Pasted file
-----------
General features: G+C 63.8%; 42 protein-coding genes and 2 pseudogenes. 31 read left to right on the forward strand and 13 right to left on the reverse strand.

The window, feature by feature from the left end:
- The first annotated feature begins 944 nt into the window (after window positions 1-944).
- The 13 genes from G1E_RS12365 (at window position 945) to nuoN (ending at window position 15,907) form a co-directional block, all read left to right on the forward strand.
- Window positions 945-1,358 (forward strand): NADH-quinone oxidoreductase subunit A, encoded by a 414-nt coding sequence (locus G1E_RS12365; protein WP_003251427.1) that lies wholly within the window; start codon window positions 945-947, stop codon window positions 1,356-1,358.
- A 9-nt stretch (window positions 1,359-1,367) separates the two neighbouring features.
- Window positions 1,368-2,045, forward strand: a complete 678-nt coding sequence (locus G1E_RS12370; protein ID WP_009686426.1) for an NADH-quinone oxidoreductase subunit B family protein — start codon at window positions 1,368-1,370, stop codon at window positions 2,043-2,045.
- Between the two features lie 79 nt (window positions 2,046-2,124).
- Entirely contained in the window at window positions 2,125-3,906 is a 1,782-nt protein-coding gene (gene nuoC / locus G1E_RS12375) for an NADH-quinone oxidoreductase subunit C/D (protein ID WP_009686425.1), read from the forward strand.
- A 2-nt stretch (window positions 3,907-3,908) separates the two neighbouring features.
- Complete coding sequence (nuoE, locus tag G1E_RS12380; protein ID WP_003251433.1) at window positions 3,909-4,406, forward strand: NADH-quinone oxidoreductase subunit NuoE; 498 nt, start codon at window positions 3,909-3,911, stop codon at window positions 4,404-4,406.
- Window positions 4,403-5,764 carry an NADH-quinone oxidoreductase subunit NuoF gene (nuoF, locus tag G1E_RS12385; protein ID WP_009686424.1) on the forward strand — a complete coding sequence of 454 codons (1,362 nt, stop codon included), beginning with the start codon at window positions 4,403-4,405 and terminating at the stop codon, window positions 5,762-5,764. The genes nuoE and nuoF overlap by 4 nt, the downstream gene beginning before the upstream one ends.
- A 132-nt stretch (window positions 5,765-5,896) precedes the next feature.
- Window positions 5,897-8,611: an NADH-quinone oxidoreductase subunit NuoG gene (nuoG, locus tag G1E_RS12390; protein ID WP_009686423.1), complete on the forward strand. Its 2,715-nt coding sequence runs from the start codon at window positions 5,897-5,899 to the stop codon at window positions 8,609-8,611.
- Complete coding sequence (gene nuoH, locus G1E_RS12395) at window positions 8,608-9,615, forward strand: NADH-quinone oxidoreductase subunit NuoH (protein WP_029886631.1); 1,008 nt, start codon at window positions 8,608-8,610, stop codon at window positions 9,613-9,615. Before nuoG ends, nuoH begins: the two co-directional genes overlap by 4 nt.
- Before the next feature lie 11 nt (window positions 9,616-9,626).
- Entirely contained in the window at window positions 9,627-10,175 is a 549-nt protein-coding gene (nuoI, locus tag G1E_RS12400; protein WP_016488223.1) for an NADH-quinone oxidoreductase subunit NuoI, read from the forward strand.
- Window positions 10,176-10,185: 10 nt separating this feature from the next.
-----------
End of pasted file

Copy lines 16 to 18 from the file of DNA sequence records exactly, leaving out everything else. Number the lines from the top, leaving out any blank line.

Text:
- Before the next feature lie 11 nt (window positions 9,616-9,626).
- Entirely contained in the window at window positions 9,627-10,175 is a 549-nt protein-coding gene (nuoI, locus tag G1E_RS12400; protein WP_016488223.1) for an NADH-quinone oxidoreductase subunit NuoI, read from the forward strand.
- Window positions 10,176-10,185: 10 nt separating this feature from the next.